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6 Ways High Fructose Corn Syrup Can Destroy Your Health

6 Ways High Fructose Corn Syrup Can Destroy Your Health January 28, 2019

Did you know that breakfast cereal or bread could be laced with high fructose corn syrup? What’s the big deal with HFCS? Well, obesity rates in the US skyrocketed during the very same time consumption of high fructose corn syrup increased (1). Now, does this mean something? Let’s find out.

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What Is High Fructose Corn Syrup?

Also known as glucose-fructose syrup, HFCS is a sweetener made from corn starch1. It is made by breaking down this starch into a syrup made of sugar glucose. Manufacturers add enzymes to this sugar glucose, converting some of the glucose into fructose. The end product is HFCS that tastes much sweeter.

In terms of the ratio of fructose to glucose, HFCS is similar to table sugar (both contain 4 calories per gram). But as HFCS is cheaper than sugar, brands prefer it to the latter. Also, HFCS does not contain any artificial ingredients or additives and hence meets the FDA’s requirements for being termed as natural (2).

In addition to its sweetening properties, HFCS also helps keep foods fresh, retains moisture in breakfast bars and cereals, promotes surface browning, and enhances spice and fruit flavors. Now you know why HFCS is preferred to sugar. But how can HFCS be so bad?

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How Can HFCS Be Bad For You?

High fructose corn syrup adds unnatural amounts of fructose to your diet, and this can cause problems. Dietary fructose is widely believed to increase the risk of cardiovascular disease (1).

Evidence also suggests that excess fructose can contribute to metabolic disorder (3).

Intake of excess sugar or HFCS can also lead to obesity in the long run, as per studies (4). This is because HFCS contributes to added sugars and calories.

There are other ways HFCS can cause harm. We will look at those now.

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What Are The Side Effects Of High Fructose Corn Syrup?

1. Can Lead To Weight Gain

Can Lead To Weight Gain Pinit

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Studies show that long-term intake of HFCS can cause characteristics of obesity, more so with an increase in adipose fat in the abdominal region. Intake of HFCS had also increased the amount of circulating triglyceride levels (5).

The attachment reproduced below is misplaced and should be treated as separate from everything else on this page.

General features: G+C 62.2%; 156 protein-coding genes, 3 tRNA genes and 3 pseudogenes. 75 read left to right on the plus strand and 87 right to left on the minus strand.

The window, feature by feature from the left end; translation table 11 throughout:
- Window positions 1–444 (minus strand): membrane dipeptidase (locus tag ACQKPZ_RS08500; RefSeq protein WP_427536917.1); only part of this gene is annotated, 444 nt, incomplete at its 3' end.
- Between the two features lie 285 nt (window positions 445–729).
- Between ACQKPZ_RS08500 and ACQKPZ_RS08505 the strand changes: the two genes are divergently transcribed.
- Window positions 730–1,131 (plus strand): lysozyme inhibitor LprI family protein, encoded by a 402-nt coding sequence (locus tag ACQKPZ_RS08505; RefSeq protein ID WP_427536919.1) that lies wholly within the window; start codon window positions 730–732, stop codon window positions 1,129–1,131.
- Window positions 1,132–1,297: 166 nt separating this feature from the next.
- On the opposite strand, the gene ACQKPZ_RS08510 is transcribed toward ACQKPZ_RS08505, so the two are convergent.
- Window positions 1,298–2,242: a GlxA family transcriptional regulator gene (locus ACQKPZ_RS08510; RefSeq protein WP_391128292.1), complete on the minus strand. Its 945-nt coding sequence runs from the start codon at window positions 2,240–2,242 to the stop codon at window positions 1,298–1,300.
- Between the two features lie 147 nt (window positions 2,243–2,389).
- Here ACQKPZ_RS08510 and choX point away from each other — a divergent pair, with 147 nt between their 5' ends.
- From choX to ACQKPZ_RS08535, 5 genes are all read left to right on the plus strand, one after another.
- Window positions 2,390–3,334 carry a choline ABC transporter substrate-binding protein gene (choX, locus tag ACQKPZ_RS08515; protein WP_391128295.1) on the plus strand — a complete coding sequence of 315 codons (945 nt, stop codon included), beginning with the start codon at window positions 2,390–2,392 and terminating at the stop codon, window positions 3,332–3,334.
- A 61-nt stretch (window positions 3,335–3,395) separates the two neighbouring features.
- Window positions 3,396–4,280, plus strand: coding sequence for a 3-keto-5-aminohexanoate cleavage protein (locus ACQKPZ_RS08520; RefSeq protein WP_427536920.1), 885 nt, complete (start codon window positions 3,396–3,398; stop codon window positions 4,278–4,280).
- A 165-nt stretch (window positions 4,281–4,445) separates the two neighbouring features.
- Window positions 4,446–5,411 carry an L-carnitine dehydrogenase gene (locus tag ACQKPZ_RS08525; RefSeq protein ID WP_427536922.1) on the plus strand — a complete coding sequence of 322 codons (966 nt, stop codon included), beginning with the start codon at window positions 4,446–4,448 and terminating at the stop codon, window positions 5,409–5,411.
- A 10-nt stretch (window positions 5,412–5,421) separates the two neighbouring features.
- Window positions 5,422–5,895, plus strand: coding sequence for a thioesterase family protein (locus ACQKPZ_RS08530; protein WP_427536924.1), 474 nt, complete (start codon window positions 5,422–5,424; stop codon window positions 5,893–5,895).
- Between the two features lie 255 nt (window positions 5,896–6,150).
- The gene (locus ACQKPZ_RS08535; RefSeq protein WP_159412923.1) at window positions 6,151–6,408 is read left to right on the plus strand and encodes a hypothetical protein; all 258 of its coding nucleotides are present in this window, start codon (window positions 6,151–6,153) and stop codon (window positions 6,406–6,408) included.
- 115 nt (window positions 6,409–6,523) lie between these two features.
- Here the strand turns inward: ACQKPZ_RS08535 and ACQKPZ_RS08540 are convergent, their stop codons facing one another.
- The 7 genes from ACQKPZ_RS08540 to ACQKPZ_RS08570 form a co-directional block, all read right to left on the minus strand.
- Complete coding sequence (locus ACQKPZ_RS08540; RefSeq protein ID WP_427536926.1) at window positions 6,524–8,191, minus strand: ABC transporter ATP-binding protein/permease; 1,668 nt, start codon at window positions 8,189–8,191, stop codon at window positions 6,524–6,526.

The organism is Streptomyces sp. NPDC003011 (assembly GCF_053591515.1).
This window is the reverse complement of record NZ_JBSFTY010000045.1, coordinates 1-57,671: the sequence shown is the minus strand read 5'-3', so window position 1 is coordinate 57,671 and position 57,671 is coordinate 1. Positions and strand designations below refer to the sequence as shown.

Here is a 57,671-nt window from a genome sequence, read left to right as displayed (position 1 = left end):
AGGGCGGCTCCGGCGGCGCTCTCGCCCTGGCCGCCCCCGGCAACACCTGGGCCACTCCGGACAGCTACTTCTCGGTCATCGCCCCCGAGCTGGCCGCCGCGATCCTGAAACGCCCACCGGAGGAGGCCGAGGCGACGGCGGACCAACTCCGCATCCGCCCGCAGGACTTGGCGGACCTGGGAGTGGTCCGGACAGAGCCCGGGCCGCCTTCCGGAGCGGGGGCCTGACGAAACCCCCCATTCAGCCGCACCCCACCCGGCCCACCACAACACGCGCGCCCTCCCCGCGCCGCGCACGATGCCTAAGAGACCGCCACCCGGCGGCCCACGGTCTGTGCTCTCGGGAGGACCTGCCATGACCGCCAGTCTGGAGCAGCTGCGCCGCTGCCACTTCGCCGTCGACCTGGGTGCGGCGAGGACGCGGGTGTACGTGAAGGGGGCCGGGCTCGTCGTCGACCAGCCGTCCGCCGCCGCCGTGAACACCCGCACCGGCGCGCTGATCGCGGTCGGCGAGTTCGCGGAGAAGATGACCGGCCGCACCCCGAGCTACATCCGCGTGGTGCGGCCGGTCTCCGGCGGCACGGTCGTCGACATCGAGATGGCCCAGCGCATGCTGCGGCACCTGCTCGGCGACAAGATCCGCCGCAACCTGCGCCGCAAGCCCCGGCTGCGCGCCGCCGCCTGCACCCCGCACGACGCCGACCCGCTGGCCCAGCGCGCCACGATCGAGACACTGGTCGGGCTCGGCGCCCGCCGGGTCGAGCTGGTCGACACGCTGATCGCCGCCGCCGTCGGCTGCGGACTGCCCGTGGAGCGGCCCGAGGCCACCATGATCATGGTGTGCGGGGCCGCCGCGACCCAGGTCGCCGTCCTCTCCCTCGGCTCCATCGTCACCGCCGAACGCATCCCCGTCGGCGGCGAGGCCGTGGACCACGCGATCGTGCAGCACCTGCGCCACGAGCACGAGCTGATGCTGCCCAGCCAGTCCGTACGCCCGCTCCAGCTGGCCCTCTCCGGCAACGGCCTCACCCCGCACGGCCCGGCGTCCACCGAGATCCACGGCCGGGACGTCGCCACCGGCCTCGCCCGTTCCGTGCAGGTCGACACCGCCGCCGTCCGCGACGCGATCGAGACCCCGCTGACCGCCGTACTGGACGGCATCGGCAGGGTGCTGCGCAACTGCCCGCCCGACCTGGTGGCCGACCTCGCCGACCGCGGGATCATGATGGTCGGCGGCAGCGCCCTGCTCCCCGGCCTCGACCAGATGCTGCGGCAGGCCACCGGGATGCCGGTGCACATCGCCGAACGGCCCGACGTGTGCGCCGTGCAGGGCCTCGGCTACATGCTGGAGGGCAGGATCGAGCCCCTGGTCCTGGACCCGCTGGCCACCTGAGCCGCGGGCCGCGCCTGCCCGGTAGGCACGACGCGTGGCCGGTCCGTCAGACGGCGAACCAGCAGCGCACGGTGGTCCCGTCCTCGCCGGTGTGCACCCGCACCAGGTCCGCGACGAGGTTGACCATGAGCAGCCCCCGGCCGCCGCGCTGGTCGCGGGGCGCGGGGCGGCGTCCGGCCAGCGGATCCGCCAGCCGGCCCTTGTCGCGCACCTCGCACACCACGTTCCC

Diets rich in fructose were found to show greater incidences of weight gain. Access to high concentrations of fructose may also trigger overconsumption, thereby leading to weight gain. This happens as fructose activates hunger signals and suppresses satiety signals (6).

2. May Contribute To Cancer

Excessive fructose consumption has been associated with various forms of cancer. The fructose in HFCS can trigger inflammation and the production of reactive oxygen species, thereby increasing cancer risk (7).

Dietary fructose was also found to promote cancer growth. It achieves this by inducing direct DNA damage and, as already discussed, by increasing the amount of reactive oxygen species in the body system (8).

3. Increases Diabetes Risk

Statistics show that diabetes prevalence was 20% higher in nations with higher availability of HFCS. These effects are independent of obesity (9).

Fructose intake in humans has been associated with an increased accumulation of visceral fat, decreased insulin sensitivity, and impairment in the regulation of blood fats (10).

4. May Cause Heart Disease

Studies have suggested a possible link between HFCS and cardiovascular disease. Excess intake of fructose leads to a shortfall of several essential nutrients, and this can lead to cardiovascular disease (11).

Excess fructose intake can also increase blood uric acid levels. This can contribute to endothelial dysfunction and increase the risk of hypertension – another possible contributor to cardiovascular disease (12). Rats fed with a high-fructose diet had increased levels of total cholesterol levels.

5. Can Cause Leaky Gut

Leaky gut is nothing but increased intestinal permeability – where the proteins, bacteria, and other undigested particles pass on into your bloodstream. Food processing, especially with additives like high fructose corn syrup, has been linked to increased intestinal permeability (13).